Gender Equality – International Day of the Girl

Why do we celebrate the International Day of the Girl Child? Good question. Some months ago I explained Femeconomy to a well known male television personality. His immediate reaction was to loudly exclaim, “not another women’s thing! I hate all those women’s things! I suppose it’s all our [men’s] fault then!”.

It confounds me that people perceive tackling ongoing female disadvantage as a personal attack. Gender equality is about the same human rights for all. But this makes some men feel disenfranchised, or defensive. Why? The UN has a goal of a life of dignity for all. It’s frankly a bit hard to argue against that.

We celebrate International Day of the Girl Child because girls and women experience disadvantage in most societies globally. Girls have the right to a safe, educated, and healthy life and to a future where they are equal partners in all aspects of society. Until this happens, we should continue to highlight inequality and work out ways to solve it.

The theme for this year’s International Day of the Girl (11 October) is Girls’ Progress = UN Sustainable Development Goals’ Progress: A Global Girl Data Movement. We recognise girls’ progress is good for girls, and also for families, communities and society at large. However, we face significant gaps in data on girls and young women, lack of systematic analysis, and limited use of existing data, which constrains our ability to monitor and communicate the well being and progress of half of humanity. We need to call for increased investment to harness the data required to ensure programs, policies and services effectively respond to the specific needs of girls.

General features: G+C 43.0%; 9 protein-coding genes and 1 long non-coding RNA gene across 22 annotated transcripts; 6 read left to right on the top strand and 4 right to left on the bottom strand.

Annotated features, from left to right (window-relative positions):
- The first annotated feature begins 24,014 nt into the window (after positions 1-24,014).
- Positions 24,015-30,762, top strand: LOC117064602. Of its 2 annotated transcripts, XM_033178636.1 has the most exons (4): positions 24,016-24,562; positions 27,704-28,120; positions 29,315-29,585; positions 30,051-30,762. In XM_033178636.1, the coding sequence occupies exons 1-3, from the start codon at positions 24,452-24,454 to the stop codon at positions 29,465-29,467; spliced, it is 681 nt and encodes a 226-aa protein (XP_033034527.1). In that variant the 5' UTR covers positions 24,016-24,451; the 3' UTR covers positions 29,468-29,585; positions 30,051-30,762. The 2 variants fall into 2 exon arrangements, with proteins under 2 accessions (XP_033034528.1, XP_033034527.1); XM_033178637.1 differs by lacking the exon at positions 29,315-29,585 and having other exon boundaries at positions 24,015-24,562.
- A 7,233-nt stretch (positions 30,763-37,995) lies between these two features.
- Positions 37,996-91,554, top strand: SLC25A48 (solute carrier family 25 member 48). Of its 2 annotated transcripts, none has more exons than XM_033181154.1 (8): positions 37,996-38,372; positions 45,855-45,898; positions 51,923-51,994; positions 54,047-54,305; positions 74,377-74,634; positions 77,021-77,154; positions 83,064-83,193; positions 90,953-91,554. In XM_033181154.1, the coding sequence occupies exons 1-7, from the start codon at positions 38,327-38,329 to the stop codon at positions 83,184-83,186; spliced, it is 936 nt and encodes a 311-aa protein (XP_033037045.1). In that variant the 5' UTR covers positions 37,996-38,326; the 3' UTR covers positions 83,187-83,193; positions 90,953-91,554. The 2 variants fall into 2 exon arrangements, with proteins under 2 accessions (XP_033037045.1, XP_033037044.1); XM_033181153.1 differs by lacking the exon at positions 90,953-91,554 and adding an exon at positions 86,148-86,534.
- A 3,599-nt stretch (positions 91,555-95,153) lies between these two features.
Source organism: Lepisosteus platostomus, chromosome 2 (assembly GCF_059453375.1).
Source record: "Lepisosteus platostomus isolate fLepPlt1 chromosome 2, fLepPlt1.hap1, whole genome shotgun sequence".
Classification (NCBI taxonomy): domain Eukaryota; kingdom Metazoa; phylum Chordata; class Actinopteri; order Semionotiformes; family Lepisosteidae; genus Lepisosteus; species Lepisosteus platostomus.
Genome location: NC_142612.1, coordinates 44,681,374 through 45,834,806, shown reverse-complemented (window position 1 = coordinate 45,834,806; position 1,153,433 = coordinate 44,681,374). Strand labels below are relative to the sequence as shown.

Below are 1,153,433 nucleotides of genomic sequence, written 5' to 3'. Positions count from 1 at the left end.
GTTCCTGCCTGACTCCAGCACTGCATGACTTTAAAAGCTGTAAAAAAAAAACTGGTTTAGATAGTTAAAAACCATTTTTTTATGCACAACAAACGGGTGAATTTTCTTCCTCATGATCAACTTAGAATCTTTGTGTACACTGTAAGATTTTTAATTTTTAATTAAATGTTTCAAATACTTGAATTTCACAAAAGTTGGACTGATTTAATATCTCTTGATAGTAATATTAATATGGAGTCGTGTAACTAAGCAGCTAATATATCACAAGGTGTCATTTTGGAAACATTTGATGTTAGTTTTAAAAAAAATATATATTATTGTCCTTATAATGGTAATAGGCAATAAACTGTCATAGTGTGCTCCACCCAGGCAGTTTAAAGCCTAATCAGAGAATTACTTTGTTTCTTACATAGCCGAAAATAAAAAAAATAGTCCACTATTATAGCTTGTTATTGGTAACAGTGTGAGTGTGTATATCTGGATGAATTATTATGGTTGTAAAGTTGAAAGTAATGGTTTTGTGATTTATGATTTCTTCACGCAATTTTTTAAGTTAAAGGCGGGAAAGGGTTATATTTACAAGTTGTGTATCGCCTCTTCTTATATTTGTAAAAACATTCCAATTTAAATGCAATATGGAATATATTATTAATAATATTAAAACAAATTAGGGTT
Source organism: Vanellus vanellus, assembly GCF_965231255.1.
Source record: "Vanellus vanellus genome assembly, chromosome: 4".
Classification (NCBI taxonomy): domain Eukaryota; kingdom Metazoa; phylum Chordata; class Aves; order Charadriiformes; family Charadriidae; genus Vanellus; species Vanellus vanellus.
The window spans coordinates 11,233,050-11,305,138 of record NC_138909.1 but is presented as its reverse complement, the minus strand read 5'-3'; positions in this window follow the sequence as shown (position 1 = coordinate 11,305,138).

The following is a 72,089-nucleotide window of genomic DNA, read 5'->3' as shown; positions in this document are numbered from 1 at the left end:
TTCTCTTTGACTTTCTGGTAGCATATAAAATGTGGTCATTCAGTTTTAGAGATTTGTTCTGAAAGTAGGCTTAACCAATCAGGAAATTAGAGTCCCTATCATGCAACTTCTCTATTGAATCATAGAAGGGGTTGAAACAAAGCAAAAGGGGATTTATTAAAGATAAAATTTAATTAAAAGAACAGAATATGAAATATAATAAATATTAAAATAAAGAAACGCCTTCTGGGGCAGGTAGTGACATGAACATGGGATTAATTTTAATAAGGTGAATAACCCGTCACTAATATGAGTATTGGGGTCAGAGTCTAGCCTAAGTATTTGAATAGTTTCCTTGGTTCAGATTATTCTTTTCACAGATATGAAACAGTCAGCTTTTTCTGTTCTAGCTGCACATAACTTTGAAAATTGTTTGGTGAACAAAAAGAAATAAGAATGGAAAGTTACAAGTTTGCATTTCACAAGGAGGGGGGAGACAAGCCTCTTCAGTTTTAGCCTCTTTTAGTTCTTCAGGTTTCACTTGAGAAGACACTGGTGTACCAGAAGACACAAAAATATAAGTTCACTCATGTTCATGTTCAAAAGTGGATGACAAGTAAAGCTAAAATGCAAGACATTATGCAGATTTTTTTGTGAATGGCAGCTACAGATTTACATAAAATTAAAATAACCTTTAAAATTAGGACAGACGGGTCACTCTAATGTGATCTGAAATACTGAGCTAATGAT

What do you hope to see for our next generation of girls?

Posted by Jade Collins - Femeconomy Director

Jade Collins has 20 years’ global experience in corporate executive Human Resources and management consulting roles in the Mining, Energy and Aerospace industries, leading large scale, complex multi-million-dollar change management programs. Jade finds the combination of her HR, Psychology and MBA qualifications and her leadership experience is invaluable for increasing gender equality in leadership across industries. Jade was a member of the Queensland Government's Strategic Advisory Group for the Toward Gender Parity: Women on Boards Initiative and the 2019 CQU Alumni of the Year for Social Impact for her work with Femeconomy.